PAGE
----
Today the Committee to Protect Journalists joined 42 other organizations in a joint statement expressing concern at the Bahraini Public Prosecutor's decision to charge Nazeeha Saeed, an award-winning journalist with Radio Monte Carlo Douliya and France24, with unlawfully working for international media.
Bahrain's press and publications law requires all journalists working with international media to obtain a license from the Information Affairs Authority. Journalists in violation of this provision face a fine of up to 1000 Bahraini Dinars (approximately US$2650).
Saeed told CPJ she applied for the renewal of her license, which expires annually, at the end of March and continued to report as she has done for more than a decade. She received written notice in June that her request for renewal was denied.
Officials at the Information Affairs Authority initially agreed to speak to CPJ on the phone about Saeed's case. But citing scheduling reasons, they suggested CPJ submit written questions instead. CPJ sent questions on July 21 and has yet to receive a response.
On its own merits, the charge may not seem that significant, especially for one of the worst jailers of journalists in the world. But the ramifications are greater than the potential fine: By refusing to renew Saeed's license, the Information Affairs Authority has effectively silenced one of the most prominent reporters covering events in Bahrain for the international media.
The charge may also portend additional retribution against Saeed. Saeed told CPJ she has been prevented from leaving the country four times since June. Yet, she said she has been unable to find any official willing to take responsibility for the apparent travel ban against her.
The actions taken against Saeed seem particularly alarming against the bleak backdrop of recent events in Bahrain. In the past two months, the government jailed a leading human rights defender, banned the main opposition group, revoked the citizenship of the most prominent Shia cleric, and forced another human rights defender into exile, according to news reports and international human rights organizations.
Last week Information Affairs Minister Mohammed Al-Rumaihi issued a new regulation requiring all newspapers to acquire a supplementary annual license to publish online, in addition to the license to publish print copies, according to the official Bahrain News Agency. Even newspapers with all the appropriate licenses will be banned from posting live video clips, or clips longer than 120 seconds.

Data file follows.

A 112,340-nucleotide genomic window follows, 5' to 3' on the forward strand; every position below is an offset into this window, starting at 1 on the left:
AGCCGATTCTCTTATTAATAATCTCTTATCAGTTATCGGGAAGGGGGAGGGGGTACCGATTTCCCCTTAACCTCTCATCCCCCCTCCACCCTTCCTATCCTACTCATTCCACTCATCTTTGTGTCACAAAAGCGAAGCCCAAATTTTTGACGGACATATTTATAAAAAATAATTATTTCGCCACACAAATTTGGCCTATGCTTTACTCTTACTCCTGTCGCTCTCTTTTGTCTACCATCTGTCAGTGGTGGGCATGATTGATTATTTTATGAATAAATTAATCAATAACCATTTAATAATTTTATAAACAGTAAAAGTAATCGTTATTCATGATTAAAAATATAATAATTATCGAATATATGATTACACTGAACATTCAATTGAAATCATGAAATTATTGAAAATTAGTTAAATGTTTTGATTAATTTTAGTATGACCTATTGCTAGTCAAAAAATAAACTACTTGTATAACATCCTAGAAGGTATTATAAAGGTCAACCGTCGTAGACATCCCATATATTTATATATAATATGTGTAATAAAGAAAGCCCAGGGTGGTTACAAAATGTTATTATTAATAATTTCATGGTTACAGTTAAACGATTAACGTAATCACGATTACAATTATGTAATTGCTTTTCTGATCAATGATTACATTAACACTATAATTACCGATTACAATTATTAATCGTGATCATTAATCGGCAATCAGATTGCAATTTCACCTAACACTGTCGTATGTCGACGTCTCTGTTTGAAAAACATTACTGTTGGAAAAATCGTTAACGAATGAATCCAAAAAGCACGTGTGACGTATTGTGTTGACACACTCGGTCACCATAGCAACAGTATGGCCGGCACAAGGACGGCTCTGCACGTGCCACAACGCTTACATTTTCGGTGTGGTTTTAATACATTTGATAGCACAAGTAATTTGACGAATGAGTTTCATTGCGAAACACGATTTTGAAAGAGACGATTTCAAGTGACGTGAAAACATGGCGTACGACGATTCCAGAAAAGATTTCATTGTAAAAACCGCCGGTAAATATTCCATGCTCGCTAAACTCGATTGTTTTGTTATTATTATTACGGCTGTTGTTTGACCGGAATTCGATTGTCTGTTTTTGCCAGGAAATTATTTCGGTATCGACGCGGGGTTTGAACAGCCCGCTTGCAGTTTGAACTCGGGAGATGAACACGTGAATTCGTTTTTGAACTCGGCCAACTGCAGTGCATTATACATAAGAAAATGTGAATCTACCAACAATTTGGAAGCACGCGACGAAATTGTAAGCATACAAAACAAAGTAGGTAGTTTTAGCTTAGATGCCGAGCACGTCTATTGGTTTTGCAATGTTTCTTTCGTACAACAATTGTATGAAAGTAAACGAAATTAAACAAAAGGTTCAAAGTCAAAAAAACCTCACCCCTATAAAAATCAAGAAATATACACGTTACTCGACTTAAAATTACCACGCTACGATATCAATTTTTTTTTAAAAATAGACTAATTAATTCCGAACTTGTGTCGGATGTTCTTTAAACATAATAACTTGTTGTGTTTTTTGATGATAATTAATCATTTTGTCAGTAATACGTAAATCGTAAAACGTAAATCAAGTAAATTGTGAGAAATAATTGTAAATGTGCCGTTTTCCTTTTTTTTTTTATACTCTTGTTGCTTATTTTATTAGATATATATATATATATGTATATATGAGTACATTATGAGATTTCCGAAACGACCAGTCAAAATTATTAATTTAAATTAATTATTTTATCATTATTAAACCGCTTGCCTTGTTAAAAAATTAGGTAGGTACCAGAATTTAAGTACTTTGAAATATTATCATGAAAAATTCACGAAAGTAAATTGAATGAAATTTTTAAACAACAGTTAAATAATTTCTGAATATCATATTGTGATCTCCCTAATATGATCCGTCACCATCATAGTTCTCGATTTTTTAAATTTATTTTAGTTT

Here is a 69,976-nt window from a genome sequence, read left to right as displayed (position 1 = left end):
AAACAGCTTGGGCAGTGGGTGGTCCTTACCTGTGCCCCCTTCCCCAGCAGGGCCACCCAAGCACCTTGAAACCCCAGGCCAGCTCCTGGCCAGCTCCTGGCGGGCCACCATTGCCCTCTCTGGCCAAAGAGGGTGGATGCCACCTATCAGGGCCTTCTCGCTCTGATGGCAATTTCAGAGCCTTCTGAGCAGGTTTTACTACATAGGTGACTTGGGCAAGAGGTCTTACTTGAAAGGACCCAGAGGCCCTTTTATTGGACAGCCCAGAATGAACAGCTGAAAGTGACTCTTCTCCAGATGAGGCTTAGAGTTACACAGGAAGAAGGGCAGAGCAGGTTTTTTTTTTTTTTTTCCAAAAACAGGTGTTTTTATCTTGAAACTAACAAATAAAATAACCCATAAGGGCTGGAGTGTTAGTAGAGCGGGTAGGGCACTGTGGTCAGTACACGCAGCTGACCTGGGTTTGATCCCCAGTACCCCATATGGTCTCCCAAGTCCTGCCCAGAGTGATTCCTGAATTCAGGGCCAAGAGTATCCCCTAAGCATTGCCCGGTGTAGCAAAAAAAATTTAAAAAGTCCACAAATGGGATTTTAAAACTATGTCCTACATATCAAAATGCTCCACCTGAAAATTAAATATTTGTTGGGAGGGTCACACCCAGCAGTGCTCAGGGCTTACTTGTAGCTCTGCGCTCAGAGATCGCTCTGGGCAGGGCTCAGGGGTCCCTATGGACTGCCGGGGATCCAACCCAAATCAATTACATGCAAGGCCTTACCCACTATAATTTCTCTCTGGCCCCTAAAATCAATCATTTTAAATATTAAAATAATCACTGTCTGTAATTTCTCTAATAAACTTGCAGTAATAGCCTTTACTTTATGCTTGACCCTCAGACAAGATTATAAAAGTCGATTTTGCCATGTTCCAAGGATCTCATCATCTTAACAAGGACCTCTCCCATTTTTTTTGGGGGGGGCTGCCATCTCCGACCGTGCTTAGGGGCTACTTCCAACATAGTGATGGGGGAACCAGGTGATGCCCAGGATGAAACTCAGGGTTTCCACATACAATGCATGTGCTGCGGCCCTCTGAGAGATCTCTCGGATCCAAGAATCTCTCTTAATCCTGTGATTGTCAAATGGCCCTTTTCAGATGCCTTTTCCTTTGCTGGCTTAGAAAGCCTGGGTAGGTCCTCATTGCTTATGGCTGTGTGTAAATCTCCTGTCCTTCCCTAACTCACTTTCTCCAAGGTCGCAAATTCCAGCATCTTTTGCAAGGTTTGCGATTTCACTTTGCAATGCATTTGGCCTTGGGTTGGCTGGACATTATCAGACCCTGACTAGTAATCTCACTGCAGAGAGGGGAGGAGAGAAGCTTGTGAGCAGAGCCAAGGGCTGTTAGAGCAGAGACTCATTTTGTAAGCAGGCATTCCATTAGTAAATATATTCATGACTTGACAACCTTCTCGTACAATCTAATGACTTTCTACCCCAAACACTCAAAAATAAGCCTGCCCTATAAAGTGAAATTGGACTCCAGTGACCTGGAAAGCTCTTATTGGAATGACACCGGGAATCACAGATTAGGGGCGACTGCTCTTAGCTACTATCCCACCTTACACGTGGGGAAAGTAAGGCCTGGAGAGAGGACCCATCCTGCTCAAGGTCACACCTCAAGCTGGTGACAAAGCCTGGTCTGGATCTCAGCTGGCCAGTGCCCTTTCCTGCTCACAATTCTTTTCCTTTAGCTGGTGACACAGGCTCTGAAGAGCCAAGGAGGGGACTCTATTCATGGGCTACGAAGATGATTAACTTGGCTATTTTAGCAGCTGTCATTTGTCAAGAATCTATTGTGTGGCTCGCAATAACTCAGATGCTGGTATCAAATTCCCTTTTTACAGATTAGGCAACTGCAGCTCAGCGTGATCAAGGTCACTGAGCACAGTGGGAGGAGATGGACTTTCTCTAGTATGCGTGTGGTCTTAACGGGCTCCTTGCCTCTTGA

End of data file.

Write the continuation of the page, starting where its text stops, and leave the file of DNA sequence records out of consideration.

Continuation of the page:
These kinds of regulations spin a complex web of legal and regulatory tripwires for journalists in Bahrain that encourage self-censorship and caution. That is what is happening right now to Saeed. In explaining why the government is pursuing charges against her, the state news agency cited an unnamed source at the Information Affairs Authority as saying that "nobody is above the rule of law" in Bahrain.
Yet the government has failed to successfully prosecute any of the security officials allegedly responsible for torturing Saeed in 2011, when she was arrested covering anti-government protests and held for 13 hours . According to the Bahrain Independent Commission of Inquiry, established by King Hamad bin Issa al-Khalifa himself, Saeed alleged a number of police officers kicked her, beat her with a rubber hose, and electrocuted her. She also testified that police officers poured urine on her face, forced a shoe into her mouth, and plunged her head into a toilet to simulate drowning.
That the state has failed to bring to justice any of the people accused of committing these crimes, yet can zealously charge Saeed for practicing journalism without a permit, suggests that the law is unevenly applied: In Bahrain, some people are above the law, and some are silenced by it.
Read the joint statement here.